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Spire vs. Steeple

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Spirenoun

The stalk or stem of a plant.

Steeplenoun

A tall tower, often on a church, normally topped with a spire.

Spirenoun

A young shoot of a plant; a spear.

Steeplenoun

A spire.

Spirenoun

Any of various tall grasses, rushes, or sedges, such as the marram, the reed canary-grass, etc.

Steeplenoun

(historical) A high headdress of the 14th century.

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Spirenoun

A sharp or tapering point.

Steepleverb

(transitive) To form something into the shape of a steeple.

β€˜He steepled his fingers as he considered the question.’;

Spirenoun

A tapering structure built on a roof or tower, especially as one of the central architectural features of a church or cathedral roof.

β€˜The spire of the church rose high above the town.’;

Steeplenoun

A spire; also, the tower and spire taken together; the whole of a structure if the roof is of spire form. See Spire.

Spirenoun

The top, or uppermost point, of anything; the summit.

Steeplenoun

a tall tower that forms the superstructure of a building (usually a church or temple) and that tapers to a point at the top

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Spirenoun

(mining) A tube or fuse for communicating fire to the charge in blasting.

Steeple

In architecture, a steeple is a tall tower on a building, topped by a spire and often incorporating a belfry and other components. Steeples are very common on Christian churches and cathedrals and the use of the term generally connotes a religious structure.

Spirenoun

One of the sinuous foldings of a serpent or other reptile; a coil.

Spirenoun

A spiral.

Spirenoun

(geometry) The part of a spiral generated in one revolution of the straight line about the pole.

Spireverb

(of a seed, plant etc.) to sprout, to send forth the early shoots of growth; to germinate.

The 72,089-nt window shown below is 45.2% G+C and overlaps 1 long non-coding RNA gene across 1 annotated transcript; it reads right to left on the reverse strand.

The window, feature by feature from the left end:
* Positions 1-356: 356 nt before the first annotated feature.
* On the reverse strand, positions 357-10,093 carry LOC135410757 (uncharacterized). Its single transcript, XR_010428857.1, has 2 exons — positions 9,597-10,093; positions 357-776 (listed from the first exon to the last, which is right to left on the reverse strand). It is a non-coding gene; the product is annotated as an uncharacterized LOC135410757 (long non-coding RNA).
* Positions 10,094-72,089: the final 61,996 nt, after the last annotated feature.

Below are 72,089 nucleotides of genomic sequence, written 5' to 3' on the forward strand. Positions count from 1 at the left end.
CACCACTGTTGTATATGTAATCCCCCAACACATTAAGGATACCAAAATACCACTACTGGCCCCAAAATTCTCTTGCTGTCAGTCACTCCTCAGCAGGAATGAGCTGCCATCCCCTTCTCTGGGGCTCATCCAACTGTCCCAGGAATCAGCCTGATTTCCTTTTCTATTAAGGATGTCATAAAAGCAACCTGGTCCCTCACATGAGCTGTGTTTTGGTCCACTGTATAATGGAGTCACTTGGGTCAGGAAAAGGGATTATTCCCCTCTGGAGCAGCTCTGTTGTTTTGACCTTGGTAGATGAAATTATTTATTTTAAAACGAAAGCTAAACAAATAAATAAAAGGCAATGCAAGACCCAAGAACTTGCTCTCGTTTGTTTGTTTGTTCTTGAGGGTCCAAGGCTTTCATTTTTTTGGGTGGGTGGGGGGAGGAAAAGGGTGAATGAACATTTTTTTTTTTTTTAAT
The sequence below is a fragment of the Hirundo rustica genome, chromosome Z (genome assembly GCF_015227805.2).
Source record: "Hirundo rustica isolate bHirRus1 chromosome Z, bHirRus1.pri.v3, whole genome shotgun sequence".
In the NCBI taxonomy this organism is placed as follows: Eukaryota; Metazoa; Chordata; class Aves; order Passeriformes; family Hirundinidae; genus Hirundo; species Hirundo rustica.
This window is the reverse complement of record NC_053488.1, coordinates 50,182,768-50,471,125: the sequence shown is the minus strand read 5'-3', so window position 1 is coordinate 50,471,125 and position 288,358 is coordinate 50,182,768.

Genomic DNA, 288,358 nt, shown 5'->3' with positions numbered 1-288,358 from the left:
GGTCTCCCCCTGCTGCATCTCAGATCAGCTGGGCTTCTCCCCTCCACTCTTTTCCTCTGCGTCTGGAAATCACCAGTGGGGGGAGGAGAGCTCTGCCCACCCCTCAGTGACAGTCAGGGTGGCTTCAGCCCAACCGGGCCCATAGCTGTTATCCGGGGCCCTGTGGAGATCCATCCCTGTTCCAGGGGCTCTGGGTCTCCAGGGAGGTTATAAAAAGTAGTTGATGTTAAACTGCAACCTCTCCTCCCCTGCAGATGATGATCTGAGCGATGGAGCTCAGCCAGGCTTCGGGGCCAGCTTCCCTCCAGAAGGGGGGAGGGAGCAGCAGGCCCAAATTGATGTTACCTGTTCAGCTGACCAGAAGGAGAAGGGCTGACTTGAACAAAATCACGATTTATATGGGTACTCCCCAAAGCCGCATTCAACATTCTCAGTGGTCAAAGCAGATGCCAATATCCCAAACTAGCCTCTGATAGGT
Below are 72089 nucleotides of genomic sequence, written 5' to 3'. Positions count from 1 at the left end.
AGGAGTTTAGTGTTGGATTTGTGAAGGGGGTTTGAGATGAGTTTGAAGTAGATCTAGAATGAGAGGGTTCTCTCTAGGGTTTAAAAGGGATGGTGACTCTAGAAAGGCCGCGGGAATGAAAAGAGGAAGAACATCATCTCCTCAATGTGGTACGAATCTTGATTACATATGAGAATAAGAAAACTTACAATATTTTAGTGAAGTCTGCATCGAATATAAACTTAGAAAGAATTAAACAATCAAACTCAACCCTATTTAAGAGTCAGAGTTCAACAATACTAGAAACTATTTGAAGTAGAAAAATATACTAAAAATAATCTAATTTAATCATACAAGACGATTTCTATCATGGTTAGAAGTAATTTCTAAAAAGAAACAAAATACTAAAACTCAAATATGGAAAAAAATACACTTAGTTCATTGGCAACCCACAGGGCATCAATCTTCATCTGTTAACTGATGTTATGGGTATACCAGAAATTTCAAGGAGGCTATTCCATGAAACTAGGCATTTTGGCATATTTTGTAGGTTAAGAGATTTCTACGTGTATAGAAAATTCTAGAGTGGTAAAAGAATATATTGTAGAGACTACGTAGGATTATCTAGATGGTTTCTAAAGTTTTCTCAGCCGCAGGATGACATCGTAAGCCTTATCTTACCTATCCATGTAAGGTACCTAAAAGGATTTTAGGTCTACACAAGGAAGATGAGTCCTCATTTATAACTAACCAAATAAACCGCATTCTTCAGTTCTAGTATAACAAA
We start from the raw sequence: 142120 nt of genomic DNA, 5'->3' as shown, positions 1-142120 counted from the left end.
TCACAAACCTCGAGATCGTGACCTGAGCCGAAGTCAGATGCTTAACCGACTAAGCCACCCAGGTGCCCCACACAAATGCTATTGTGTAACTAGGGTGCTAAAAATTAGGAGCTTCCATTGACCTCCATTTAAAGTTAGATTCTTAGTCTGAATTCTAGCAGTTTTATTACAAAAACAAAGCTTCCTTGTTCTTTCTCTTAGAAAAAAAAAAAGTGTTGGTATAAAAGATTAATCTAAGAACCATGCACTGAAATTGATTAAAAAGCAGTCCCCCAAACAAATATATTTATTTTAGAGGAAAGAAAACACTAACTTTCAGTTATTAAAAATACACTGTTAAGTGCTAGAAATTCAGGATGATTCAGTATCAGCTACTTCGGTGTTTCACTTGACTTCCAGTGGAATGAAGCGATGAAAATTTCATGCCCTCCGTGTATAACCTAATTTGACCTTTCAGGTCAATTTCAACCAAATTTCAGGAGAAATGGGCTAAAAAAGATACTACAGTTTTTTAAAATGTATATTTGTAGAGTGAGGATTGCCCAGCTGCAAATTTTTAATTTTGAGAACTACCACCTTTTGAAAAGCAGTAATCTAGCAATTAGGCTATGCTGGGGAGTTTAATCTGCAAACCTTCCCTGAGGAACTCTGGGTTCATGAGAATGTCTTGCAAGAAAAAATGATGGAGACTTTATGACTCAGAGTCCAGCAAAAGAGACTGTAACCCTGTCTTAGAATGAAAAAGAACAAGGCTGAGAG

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Spireverb

To grow upwards rather than develop horizontally.

Spireverb

(transitive) To furnish with a spire.

Spireverb

To breathe.

Spireverb

To breathe.

Spireverb

To shoot forth, or up in, or as if in, a spire.

β€˜It is not so apt to spire up as the other sorts, being more inclined to branch into arms.’;

Spirenoun

A slender stalk or blade in vegetation; as, a spire grass or of wheat.

β€˜An oak cometh up a little spire.’;

Spirenoun

A tapering body that shoots up or out to a point in a conical or pyramidal form. Specifically (Arch.), the roof of a tower when of a pyramidal form and high in proportion to its width; also, the pyramidal or aspiring termination of a tower which can not be said to have a roof, such as that of Strasburg cathedral; the tapering part of a steeple, or the steeple itself.

β€˜A spire of land that stand apart,Cleft from the main.’; β€˜Tall spire from which the sound of cheerful bellsJust undulates upon the listening ear.’;

Spirenoun

A tube or fuse for communicating fire to the chargen in blasting.

Spirenoun

The top, or uppermost point, of anything; the summit.

β€˜The spire and top of praises.’;

Spirenoun

A spiral; a curl; a whorl; a twist.

Spirenoun

The part of a spiral generated in one revolution of the straight line about the pole. See Spiral, n.

Spirenoun

a tall tower that forms the superstructure of a building (usually a church or temple) and that tapers to a point at the top

Spire

A spire is a tall, slender, pointed structure on top of a roof or tower, especially at the summit of church steeples. A spire may have a square, circular, or polygonal plan, with a roughly conical or pyramidal shape.

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